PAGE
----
1 – Upgrade to CS6. It’s a very good upgrade and who knows it may be the last opportunity to buy Photoshop that you can keep on your computer! I have it and I’ll keep it!
2 – I have a feeling Adobe will be forced to offer an alternative to the cloud. There’s multiple reasons why, one of them being the requirement to have online access to process images in PS. What if you don’t have online access for whatever reason? No photoshop possible?
3 – What about opening photos that you created a long time ago? Impossible unless you are a cloud subscriber. This means you have to pay the monthly fee, even if you don’t need photoshop, just to open your photos? That’s not right. Of course we can convert psd files to tiffs or other format, but when your photo library features several hundred thousand images, as mine does, that’s easier said than done!
4 – Here is the ‘official information’ from Adobe:
Is the new Advanced Marketing DVD relevant outside of the USA?
1 – Introduction
I have a lot of students who live outside of the USA or overseas. Understandably if you are in this situation you want to know if the contents of the new Advanced Marketing Mastery Workshop on DVD will be usable in your country. You may also have spent a lot of money previously on marketing materials that have not worked as well as you expected them. Again, you want to know if the Advanced Marketing Mastery DVD will be worth spending your hard earned money on. These are important questions, and the answers are below:
2 – Can I use the information on the Advanced Marketing DVD to sell fine art photographs outside of the United States?
Yes, the new Advanced Marketing Mastery Workshop on DVD is totally relevant to selling fine art photographs in countries other than the United States. In fact, I have students from all over the world using my Fine Art Marketing DVD, not just in the US, and they are doing very well with the information featured in it.
My marketing approach is based on my knowledge of why people buy fine art photographs. I explain this in detail in the Advanced Marketing DVD. I have sold photographs successfully since 1997, not just in the US but all over the world, because I sold at the Grand Canyon where over half of the visitors are international tourists, and because I sell on my website where again over half of my customers are international collectors. This gave me the required experience to teach you how to sell your fine art photographs successfully regardless where you live in the world.
3 – I purchased too many Marketing Systems that did not work for me and I am careful now. Why will yours work while others did not?
There are a lot of marketing tutorials available on the Internet and elsewhere. However, to my knowledge,none of them teaches you how to sell fine art photographs. Many teach you how to sell portraits, weddings, pets, children, babies, studio and other type of commercial photographs, but none focus on fine art photographs the way I do in my Fine Art Photography Marketing DVDs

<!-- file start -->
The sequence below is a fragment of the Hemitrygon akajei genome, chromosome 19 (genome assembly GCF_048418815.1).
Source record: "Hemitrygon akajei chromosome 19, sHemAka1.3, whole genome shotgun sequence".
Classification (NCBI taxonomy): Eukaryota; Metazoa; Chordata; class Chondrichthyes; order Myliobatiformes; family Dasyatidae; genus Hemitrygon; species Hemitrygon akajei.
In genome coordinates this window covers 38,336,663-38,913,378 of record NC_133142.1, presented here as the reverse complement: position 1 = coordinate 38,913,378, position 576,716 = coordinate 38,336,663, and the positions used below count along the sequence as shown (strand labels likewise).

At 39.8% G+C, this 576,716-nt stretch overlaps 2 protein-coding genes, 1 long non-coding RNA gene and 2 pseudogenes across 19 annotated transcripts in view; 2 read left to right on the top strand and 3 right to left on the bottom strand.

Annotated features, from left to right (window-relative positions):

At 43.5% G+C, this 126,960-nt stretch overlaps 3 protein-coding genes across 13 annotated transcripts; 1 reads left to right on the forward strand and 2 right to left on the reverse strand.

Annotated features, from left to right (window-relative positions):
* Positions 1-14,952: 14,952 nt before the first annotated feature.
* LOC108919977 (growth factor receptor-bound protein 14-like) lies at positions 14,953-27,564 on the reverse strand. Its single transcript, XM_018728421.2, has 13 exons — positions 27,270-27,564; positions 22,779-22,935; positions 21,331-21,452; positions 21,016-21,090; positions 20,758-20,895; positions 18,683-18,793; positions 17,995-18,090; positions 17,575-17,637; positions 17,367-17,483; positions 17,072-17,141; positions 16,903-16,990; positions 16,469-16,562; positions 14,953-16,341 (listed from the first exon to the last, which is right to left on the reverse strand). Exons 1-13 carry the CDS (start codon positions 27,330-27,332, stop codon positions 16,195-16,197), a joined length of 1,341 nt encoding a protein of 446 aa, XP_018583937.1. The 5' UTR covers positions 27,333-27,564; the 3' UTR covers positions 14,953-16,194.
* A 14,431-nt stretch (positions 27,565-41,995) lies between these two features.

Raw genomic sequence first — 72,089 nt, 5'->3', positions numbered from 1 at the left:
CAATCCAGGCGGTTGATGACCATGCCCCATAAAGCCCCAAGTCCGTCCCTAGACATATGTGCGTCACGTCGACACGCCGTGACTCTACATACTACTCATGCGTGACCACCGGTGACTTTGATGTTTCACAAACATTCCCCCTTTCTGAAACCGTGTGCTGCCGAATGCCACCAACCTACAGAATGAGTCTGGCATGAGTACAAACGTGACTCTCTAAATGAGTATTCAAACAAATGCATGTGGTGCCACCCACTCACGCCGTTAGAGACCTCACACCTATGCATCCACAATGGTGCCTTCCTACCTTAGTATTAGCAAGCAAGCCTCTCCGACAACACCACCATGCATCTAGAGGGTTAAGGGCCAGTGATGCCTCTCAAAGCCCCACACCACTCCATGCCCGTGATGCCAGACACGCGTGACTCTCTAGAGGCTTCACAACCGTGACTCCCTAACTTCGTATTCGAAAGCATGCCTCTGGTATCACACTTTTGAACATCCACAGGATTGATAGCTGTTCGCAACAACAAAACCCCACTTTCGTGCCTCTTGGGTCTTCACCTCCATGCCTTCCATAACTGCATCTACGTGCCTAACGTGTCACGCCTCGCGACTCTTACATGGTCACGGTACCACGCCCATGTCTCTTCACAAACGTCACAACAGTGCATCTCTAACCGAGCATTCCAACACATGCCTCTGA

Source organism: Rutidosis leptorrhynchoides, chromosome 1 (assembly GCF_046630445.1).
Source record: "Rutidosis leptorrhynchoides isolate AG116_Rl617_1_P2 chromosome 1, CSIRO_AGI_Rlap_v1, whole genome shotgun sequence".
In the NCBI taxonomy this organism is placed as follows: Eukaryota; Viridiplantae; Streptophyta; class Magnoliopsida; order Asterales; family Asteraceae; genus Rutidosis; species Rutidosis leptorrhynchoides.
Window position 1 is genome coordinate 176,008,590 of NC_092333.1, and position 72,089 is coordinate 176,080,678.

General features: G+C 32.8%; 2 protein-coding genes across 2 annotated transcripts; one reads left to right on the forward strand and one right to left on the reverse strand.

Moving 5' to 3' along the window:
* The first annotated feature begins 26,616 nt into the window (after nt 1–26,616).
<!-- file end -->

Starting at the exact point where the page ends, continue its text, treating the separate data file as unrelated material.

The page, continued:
Selling fine art photographs requires a very specific approach. People do not purchase fine art photographs for home and office decor for the same reason they purchase photographs of their loved ones such as portraits, wedding, children, etc. I explain what the differences are in the Advanced Marketing DVD.
For example, how many of these marketing ‘experts’ teach you how to create limited editions? Not just put a number on a photo, but structuring an edition according to a specific marketing system, in several categories, and with a sliding price structure? To my knowledge I am the only one to teach this extremely important aspect of fine art photography.
How many teach you how to measure your level of leverage and how to use this leverage? Or, even simpler than that, how many teach you what leverage is in fine art photography? Knowing how to structure an edition according to your level of leverage is one of the most effective ways of increasing your income.
Also, how many teach you how to create a website where you will sell your photographs successfully, together with do’s and don’t, what you need to have and what you should never use?
And, what about teaching you how to handle stalls and objections from customers? Customers have more objections than ever before since the recession started. If you don’t know how to answer them, you will miss a huge number of sales!
What about teaching you how to do a pre-close, how to do a close, how to qualify customers? All this is brushed aside most of the time, if not totally ignored by the ‘gurus’ out there and when it is addressed it is not done in the context of selling fine art photographs. I teach you how to do all this in the Advanced Marketing Mastery DVD.
People have different objections when purchasing fine art photographs than when purchasing portrait and wedding photographs! In the new Advanced Marketing DVD I give you the exact objections customers have, together with the exact answers to give them, all this based on my 16 years of experience selling fine art photographs. There is hardly any situation I have not encountered and answered successfully, and on the Advanced Marketing DVD I give you all the answers so you can be successful too.